In time for the new fiscal year, the North Dakota Public Employees Retirement System (NDPERS) Board of Trustees approved a change to the PPO/Basic Grandfathered Health Insurance Plan administered by Sanford Health. Prior to the change, the plan offered no coverage for prescribed hormone-based medications if used by a patient to prevent pregnancy (i.e., contraception or “birth control”). Meanwhile, patients who were prescribed these medications for other reasons -- such as the management of menstrual pain or excessive bleeding -- were forced to coordinate with their doctor to affirm (often repeatedly) to Sanford Health Plan staff that their medication was, indeed, for the health condition reported by the doctor.
In other words, patients were forced to engage in humiliating, labor-intensive self-advocacy just to be believed that they weren’t secretly using the meds for pregnancy-free sex! Some patients found the process so discouraging that they gave up on having their meds covered. I can say this with confidence because I’ve lived it, as have some friends and acquaintances.
Fortunately, the NDPERS Board finally changed its tune. Now, the updated Certificate of Insurance (COI) states, “3.5.3 COVERED TYPES OF PRESCRIPTIONS ... Generic oral contraceptives, Nuvaring, injections and/or devices will be subject to Member’s cost-share.” The prior caveats are gone. Patients who are prescribed these hormonal medications merely have a uniform, modest co-pay. Further, patients, doctors, and Sanford Health Plan staff will no longer spend their time verifying (and re-verifying) patients’ eligibility for coverage for these meds.
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You may be wondering how, given the Affordable Care Act, the NDPERS Sanford Health Plan doesn’t fully cover contraception (which would require no patient co-pay at all). That’s because “grandfathered” plans are not subject to the requirement of full coverage for prescribed contraceptives.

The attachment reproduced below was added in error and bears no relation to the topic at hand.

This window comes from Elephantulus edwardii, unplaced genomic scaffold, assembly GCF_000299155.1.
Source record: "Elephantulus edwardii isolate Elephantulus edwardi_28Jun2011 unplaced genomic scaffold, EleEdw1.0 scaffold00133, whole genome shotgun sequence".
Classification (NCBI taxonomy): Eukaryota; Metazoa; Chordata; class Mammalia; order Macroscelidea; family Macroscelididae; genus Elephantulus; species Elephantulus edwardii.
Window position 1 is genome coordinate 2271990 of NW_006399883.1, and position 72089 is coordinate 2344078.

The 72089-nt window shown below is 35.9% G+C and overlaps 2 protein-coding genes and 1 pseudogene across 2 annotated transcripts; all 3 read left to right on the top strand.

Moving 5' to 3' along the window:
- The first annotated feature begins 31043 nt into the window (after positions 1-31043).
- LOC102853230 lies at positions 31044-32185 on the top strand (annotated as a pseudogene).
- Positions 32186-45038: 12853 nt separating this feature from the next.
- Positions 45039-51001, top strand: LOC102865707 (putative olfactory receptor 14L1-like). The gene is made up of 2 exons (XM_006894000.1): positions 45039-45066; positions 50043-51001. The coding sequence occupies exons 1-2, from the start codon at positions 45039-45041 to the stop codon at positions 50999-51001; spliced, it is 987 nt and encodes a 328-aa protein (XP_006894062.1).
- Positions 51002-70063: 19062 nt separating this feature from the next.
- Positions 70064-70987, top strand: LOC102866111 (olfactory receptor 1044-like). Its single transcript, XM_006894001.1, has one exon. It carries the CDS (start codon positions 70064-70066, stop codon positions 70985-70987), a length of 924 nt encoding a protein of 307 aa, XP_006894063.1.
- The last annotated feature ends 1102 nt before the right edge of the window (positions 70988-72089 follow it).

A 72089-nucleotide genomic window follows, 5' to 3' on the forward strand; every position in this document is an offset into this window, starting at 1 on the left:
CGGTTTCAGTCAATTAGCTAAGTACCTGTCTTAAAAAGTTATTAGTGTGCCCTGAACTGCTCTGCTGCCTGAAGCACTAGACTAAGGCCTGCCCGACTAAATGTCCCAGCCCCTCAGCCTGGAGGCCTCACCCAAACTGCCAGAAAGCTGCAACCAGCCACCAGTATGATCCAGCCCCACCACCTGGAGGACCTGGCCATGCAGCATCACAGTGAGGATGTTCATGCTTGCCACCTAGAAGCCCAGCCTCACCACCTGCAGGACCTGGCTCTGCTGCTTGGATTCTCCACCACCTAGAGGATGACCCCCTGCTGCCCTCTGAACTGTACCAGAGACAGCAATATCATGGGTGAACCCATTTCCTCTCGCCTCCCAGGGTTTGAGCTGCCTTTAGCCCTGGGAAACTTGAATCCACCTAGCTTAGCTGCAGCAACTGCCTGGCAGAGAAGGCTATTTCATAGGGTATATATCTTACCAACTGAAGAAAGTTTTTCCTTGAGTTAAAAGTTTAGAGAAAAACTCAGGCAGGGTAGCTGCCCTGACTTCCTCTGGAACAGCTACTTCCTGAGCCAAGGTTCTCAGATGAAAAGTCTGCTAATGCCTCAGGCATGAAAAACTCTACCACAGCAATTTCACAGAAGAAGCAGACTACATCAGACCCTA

Interestingly, the rationale behind the change in coverage for hormonal contraception is that it’s simply better business for Sanford. The change also has no negative financial impact for the state or insured workers and their dependents. The folks at Sanford Health Plan realized it was more costly for staff to spend so much time looking for reasons to deny coverage than it was to simply cover these meds as prescribed with no fuss. As a result, Sanford informed the NDPERS Board that it favored a commonsense change. In turn, NDPERS trustees embraced the change as recommended by Sanford.
While this change in contraceptive coverage is a good one, let’s take a moment to acknowledge how inappropriate the old rules really were. Ultimately, pregnancy is a health issue. How can it not be? Pregnancy greatly impacts health needs. Pregnancy is physically and mentally arduous. Pregnancy is often even dangerous! Clearly, avoiding pregnancy is a health decision. If a doctor prescribes medication so a patient can avoid pregnancy, that is simply run-of-the-mill health care. The prior lack of coverage for such a basic kind of care was absurd, and it reeked of sexism.
The excessive bureaucracy created by the sexist prior policy was miserable for patients. Sadly, that fact wasn’t enough to get these medications easily covered for all who need them. Apparently, the change was only acceptable when it was clearly also bad business.
Good riddance to the prior policy of humiliation and scrutiny for patients. Welcome to the 21st century, where it is obvious that contraception is health care and that insurance coverage for it is better business for us all. If you are a patient with the grandfathered NDPERS Sanford Health Plan who was previously nudged out of contraception coverage, you may now wish to revisit the option with your doctor.
Ellie Shockley is a political psychologist, social scientist and education researcher. This column represents her personal views and not the views of any organization. She completed a doctorate at the University of Chicago and postdoctorate at Nebraska. She lives in Mandan. Find her past columns at EllieShockley.com